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net/url: don't parse ';' as a separator in query string [freeze exception] #25192

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zhyale opened this issue May 1, 2018 · 38 comments
Closed

net/url: don't parse ';' as a separator in query string [freeze exception] #25192

zhyale opened this issue May 1, 2018 · 38 comments

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@zhyale
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@zhyale zhyale commented May 1, 2018

Please answer these questions before submitting your issue. Thanks!

What version of Go are you using (go version)?

go1.10.1 linux/amd64

Does this issue reproduce with the latest release?

Yes

What operating system and processor architecture are you using (go env)?

CentOS 7 with kernel 3.10.0-514.10.2.el7.x86_64

What did you do?

I create a program to detect attack such as SQL Injection, when test case is:
http://..../testcase?id=1%27;--

and I use:
r.ParseForm()
params := r.Form
fmt.Println("params:", params, "count:", len(params))
for key, values := range params {
fmt.Println("param", key, ":", values)
}

Got:
params: map[--:[] id:[1']] count: 2
param id : [1']
param -- : []

What did you expect to see?

expect only one expression in this case:
key: id
value: 1';--

What did you see instead?

I got two key:[value] pairs.

@agnivade agnivade changed the title r.Form parse error when parameter include SQL Injection test net/http: ParseForm incorrectly parses parameters during an SQL Injection test May 1, 2018
@agnivade
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@agnivade agnivade commented May 1, 2018

Complete repro -

package main

import (
	"fmt"
	"net/http"
)

func main() {
	http.HandleFunc("/foo", func(w http.ResponseWriter, req *http.Request) {
		err := req.ParseForm()
		if err != nil {
			fmt.Println(err)
			w.Write([]byte("error"))
			return
		}
		params := req.Form
		fmt.Println("params:", params, "count:", len(params))
		for key, values := range params {
			fmt.Println("param", key, ":", values)
		}
		w.Write([]byte("OK"))
	})

	fmt.Println("starting on port 9999")
	server := &http.Server{
		Addr: ":9999",
	}
	server.ListenAndServe()
}

curl 'http://localhost:9999/foo?id=1%27;--'

@bradfitz - Is this expected ?

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@agnivade agnivade added this to the Go1.11 milestone May 1, 2018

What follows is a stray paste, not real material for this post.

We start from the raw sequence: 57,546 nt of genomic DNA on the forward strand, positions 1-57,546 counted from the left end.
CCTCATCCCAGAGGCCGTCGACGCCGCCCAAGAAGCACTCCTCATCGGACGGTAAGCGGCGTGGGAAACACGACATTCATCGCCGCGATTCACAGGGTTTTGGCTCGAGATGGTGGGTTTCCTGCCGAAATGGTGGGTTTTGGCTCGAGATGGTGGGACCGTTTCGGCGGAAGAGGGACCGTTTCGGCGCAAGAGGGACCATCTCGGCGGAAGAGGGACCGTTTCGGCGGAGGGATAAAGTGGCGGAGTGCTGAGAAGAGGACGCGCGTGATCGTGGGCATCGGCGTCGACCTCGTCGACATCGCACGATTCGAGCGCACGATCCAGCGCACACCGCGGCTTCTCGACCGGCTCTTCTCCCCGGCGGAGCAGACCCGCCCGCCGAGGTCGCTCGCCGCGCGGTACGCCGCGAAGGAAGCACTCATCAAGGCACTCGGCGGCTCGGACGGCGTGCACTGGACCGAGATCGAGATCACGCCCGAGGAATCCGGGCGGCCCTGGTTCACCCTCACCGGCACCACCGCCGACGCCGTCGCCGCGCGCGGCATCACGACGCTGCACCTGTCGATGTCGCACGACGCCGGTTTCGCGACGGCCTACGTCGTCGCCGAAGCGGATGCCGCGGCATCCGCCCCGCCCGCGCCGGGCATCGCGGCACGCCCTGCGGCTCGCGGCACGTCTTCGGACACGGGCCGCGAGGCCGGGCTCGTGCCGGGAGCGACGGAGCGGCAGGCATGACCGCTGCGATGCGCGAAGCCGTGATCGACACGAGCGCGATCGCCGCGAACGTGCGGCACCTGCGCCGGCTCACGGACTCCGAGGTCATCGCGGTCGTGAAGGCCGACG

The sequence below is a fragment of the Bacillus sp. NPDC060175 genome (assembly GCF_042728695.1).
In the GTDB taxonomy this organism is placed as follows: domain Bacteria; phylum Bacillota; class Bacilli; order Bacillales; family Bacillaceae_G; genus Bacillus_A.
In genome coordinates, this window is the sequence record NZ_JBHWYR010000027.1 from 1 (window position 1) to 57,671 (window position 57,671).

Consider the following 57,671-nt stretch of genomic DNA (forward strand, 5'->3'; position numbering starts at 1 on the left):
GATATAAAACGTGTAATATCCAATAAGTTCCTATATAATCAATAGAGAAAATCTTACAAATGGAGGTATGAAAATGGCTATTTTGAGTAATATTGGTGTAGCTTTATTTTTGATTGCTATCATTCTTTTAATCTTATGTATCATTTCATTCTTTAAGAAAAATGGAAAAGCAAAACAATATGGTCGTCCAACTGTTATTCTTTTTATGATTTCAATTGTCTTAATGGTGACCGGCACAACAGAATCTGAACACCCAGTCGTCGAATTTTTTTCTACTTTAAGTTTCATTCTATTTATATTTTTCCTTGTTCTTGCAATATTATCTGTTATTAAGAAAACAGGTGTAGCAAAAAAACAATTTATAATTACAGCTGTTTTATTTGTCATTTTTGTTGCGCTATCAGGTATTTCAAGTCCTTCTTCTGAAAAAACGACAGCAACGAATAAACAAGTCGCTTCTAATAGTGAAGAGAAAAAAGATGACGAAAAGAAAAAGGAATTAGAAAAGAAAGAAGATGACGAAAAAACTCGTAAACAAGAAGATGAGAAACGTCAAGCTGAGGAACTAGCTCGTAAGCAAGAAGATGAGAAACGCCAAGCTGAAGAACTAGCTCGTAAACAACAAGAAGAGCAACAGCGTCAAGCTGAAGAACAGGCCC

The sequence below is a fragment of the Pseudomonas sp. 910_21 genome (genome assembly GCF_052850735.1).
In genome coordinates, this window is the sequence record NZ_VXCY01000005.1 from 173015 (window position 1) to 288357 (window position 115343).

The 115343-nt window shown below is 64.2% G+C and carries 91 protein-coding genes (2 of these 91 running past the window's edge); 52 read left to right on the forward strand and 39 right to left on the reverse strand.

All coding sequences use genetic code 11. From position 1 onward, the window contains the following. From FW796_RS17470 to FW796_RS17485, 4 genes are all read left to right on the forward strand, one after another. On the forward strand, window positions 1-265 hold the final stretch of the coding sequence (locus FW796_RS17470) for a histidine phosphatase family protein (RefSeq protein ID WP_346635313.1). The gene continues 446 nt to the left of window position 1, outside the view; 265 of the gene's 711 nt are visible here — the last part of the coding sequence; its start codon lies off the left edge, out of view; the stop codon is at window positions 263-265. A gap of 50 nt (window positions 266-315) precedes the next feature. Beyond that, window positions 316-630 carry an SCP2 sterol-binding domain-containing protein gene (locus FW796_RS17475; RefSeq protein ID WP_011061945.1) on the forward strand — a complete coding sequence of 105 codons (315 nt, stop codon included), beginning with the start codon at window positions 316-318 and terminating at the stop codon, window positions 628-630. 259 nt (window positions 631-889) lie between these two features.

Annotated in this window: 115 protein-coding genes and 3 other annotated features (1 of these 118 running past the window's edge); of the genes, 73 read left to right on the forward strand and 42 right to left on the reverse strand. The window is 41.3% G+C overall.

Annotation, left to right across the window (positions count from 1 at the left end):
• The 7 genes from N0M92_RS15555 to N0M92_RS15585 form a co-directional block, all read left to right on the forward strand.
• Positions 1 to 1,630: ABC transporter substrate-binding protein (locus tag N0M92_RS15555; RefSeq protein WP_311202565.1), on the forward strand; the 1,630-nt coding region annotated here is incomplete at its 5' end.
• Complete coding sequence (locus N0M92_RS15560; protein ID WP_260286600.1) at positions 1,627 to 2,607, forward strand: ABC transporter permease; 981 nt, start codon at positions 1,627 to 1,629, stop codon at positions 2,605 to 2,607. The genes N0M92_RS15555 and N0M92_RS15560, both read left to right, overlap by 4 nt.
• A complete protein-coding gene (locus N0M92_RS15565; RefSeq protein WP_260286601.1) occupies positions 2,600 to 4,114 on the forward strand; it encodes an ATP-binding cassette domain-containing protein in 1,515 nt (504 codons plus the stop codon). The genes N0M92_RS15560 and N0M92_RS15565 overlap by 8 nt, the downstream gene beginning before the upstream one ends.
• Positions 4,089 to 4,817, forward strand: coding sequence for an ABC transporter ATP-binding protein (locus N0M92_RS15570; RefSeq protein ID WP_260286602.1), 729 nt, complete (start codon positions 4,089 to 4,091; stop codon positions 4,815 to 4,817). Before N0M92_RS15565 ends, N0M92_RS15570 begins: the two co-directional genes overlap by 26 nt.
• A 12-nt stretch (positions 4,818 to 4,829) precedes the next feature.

@fraenkel
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@fraenkel fraenkel commented May 1, 2018

Both & and ; are used to split key value pairs. The ; is optional since it allows you to provide a URL as a value with a query string.
See https://en.wikipedia.org/wiki/Query_string under Web Forms

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@odeke-em
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@odeke-em odeke-em commented May 1, 2018

Hello @zhyale, thank you for filing this issue and welcome to the Go project!

@agnivade and @fraenkel thank you for the responses too.

So I believe, the root cause of the question here is rather: Why is a semi colon being used as a separator in url.Parse?

If you run https://play.golang.org/p/QVz18jWspPF or inlined below:

package main

import (
	"log"
	"net/url"
)

func main() {
	log.SetFlags(0)
	u, err := url.Parse("http://localhost:9999/foo?id=1%27;--")
	if err != nil {
		log.Fatalf("Failed to parse URL: %v", err)
	}
	log.Printf("%#v\n", u.Query())
}

You'll see the real symptom

url.Values{"--":[]string{""}, "id":[]string{"1'"}}

A W3C recommendation https://www.w3.org/TR/html401/appendix/notes.html#h-B.2.2 recommended using ; as a separator for url-encoded params for form-data
screen shot 2018-05-01 at 5 08 58 am

and that was what we used to add ; as a separator, making ';' synoymous with '&' in https://golang.org/cl/4973062 #2210 (comment)

However, unfortunately that recommendation just got superseded very recently in mid-December 2017 by https://www.w3.org/TR/2017/REC-html52-20171214/

and now that points to https://url.spec.whatwg.org/#urlsearchparams
in which we can see that the only separator here is '&'
screen shot 2018-05-01 at 5 19 53 am

Node.js doesn't seem to recognize ';' as a separator

url.parse('http://localhost:9999/foo?id=1%27;--', true);
Url {
  protocol: 'http:',
  slashes: true,
  auth: null,
  host: 'localhost:9999',
  port: '9999',
  hostname: 'localhost',
  hash: null,
  search: '?id=1%27;--',
  query: { id: '1\';--' },
  pathname: '/foo',
  path: '/foo?id=1%27;--',
  href: 'http://localhost:9999/foo?id=1%27;--' }

and the old survey of what other languages do while technically still correct per #2210 (comment), any future adoptions of the new recommendation from W3C will mean that those languages will also change their behavior.

Now the big question is: this behavior has been around since 2011, changing it 7 years later might massively break code for many users. Perhaps we need a survey of the make-up and interpretation of query strings from some frontend server?

Also this perhaps will need some security considerations as well or maybe a wide scale adoption of the recommendation first?

In addition to those already paged, I will page some more folks to help pitch in thoughts about the fate of the new W3C recommendation /cc @ianlancetaylor @andybons @tombergan @agl @rsc @mikesamuel

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@odeke-em odeke-em changed the title net/http: ParseForm incorrectly parses parameters during an SQL Injection test net/url: ';' is parsed as a separator in query string May 1, 2018
@bradfitz bradfitz removed this from the Go1.11 milestone May 1, 2018
@bradfitz bradfitz added this to the Go2 milestone May 1, 2018
@bradfitz
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@bradfitz bradfitz commented May 1, 2018

The Go 1 docs say: